The Newton family lead a quiet life in the North California town of Santa Rosa. The Newton’s eldest daughter, ‘young Charlie’, decides that things need brightening up and resolves to contact her Uncle Charlie (after whom she is named) and invite him to stay. On arrival at the telegraph office she discovers he is already on his way. However, Uncle Charlie is being pursued by a couple of detectives who suspect him of being “The Merry Widow Murderer”, an evil strangler wanted in connection with the deaths of several rich East coast widows. —IMDb
Alfred Hitchcock has been the most well-known director to the general public since the 1940s – and he remains so in the 21st century, more than 25 years after his death. His name evokes instant expectations on the part of audiences around the world: of a memorable night of movie-watching highlighted by at least two or three great chills (and a few more good ones), some striking black comedy, and an eccentric characterization or two in virtually every one of the director’s movies across a half-century – and usually laced with a comical cameo appearance by the director himself.
Alfred Joseph Hitchcock was born into a devoutly Catholic family in London, and his religious upbringing – with its attendant issues of guilt – would have a powerful influence on the psychological underpinnings of his later work. He was trained at a technical school, and initially gravitated to movies through art courses and advertising. He studied the work of other filmmakers, most notably the German expressionists… read more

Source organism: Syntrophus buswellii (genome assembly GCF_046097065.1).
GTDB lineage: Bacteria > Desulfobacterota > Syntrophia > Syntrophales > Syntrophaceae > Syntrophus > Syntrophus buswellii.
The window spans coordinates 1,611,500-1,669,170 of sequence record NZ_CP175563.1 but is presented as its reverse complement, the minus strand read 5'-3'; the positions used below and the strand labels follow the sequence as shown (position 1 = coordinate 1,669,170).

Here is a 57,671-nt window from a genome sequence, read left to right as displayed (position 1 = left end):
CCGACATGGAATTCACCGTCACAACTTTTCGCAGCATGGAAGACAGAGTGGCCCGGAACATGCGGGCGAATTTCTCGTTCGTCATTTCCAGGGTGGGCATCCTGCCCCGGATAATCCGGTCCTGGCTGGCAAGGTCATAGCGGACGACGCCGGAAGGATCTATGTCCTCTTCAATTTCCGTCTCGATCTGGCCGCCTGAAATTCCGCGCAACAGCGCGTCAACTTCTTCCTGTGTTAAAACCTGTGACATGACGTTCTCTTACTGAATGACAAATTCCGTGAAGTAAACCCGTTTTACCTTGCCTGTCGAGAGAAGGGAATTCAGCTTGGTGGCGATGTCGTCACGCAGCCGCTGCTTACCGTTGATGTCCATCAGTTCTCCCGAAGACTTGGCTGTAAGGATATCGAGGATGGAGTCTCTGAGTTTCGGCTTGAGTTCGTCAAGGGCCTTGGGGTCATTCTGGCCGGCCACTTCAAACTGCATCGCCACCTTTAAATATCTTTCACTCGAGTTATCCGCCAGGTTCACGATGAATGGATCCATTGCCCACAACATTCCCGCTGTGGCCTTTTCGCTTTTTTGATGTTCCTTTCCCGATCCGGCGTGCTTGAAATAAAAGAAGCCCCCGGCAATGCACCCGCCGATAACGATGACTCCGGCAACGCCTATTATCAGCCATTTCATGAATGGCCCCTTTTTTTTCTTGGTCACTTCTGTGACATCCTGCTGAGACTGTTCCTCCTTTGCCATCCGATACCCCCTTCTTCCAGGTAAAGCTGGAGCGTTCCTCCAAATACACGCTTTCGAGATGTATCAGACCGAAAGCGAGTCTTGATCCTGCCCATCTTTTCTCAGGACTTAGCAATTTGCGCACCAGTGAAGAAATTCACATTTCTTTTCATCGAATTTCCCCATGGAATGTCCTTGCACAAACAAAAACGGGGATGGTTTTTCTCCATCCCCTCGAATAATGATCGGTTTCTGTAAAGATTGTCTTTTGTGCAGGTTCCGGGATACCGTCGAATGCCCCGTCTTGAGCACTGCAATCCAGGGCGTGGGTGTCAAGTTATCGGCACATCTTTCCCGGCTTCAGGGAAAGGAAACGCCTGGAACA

The whole world is a joke to Uncle Charlie, and why shouldn't it be? Easily loved and easily indulged, Charlie appears to have grown up being told that what he wants, he deserves. So he does straightforwardly what the banks do dissemblingly: pretends to care about people for as long as it takes to mine them of their capital. He is the shadow cast by a self-flattering, dull but deadly civility, a shadow to which the younger Charlie (played by a radiant Teresa Wright) is attracted before she sheds it in horror.
An enjoyable, nicely-shot film, but by far not as intense or 'thrilling' as it has been described to be to me. And I guess there are two possible explanations to this. It's either I simply failed to understand this piece or I suppose it just isn't for everyone. Judging by the abundance of 5-star reviews of this film on here, I'm not sure what to think!
Images from the greatest movie making machine for a movie about a machine, where behind the curtain you’ll find much worse than Frank Morgan
The very first Alfred Hitchcock movie I saw when I was young was The Birds. It sucked, and it put me off of his movies for a very long time. It’s only been since a few months ago that I’ve started… read review
Despite a stellar performance by Joseph Cotton and the solid (albeit not great) direction of Hitchcock, I found this film slightly underwhelming. It is more of a character study than a film which depends… read review